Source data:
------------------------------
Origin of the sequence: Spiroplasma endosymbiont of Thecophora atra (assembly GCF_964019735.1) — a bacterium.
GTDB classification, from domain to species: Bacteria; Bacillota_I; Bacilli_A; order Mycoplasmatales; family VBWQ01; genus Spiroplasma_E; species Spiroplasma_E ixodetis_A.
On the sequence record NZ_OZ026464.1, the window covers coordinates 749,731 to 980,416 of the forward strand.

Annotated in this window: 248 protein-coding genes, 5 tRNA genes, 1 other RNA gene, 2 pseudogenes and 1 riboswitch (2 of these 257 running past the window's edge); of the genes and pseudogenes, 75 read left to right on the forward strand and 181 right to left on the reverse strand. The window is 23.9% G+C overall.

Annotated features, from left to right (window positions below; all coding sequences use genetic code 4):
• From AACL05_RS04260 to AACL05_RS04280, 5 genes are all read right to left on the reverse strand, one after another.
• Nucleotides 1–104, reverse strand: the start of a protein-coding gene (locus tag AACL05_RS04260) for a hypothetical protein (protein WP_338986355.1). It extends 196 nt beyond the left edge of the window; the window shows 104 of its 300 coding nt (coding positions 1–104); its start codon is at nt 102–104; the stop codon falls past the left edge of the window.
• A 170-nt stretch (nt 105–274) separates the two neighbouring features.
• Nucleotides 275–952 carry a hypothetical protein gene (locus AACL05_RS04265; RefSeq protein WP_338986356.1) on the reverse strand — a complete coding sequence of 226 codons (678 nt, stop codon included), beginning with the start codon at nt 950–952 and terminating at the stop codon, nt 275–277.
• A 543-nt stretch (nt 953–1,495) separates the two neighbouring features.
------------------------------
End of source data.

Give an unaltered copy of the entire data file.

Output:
Origin of the sequence: Spiroplasma endosymbiont of Thecophora atra (assembly GCF_964019735.1) — a bacterium.
GTDB classification, from domain to species: Bacteria; Bacillota_I; Bacilli_A; order Mycoplasmatales; family VBWQ01; genus Spiroplasma_E; species Spiroplasma_E ixodetis_A.
On the sequence record NZ_OZ026464.1, the window covers coordinates 749,731 to 980,416 of the forward strand.

Annotated in this window: 248 protein-coding genes, 5 tRNA genes, 1 other RNA gene, 2 pseudogenes and 1 riboswitch (2 of these 257 running past the window's edge); of the genes and pseudogenes, 75 read left to right on the forward strand and 181 right to left on the reverse strand. The window is 23.9% G+C overall.

Annotated features, from left to right (window positions below; all coding sequences use genetic code 4):
• From AACL05_RS04260 to AACL05_RS04280, 5 genes are all read right to left on the reverse strand, one after another.
• Nucleotides 1–104, reverse strand: the start of a protein-coding gene (locus tag AACL05_RS04260) for a hypothetical protein (protein WP_338986355.1). It extends 196 nt beyond the left edge of the window; the window shows 104 of its 300 coding nt (coding positions 1–104); its start codon is at nt 102–104; the stop codon falls past the left edge of the window.
• A 170-nt stretch (nt 105–274) separates the two neighbouring features.
• Nucleotides 275–952 carry a hypothetical protein gene (locus AACL05_RS04265; RefSeq protein WP_338986356.1) on the reverse strand — a complete coding sequence of 226 codons (678 nt, stop codon included), beginning with the start codon at nt 950–952 and terminating at the stop codon, nt 275–277.
• A 543-nt stretch (nt 953–1,495) separates the two neighbouring features.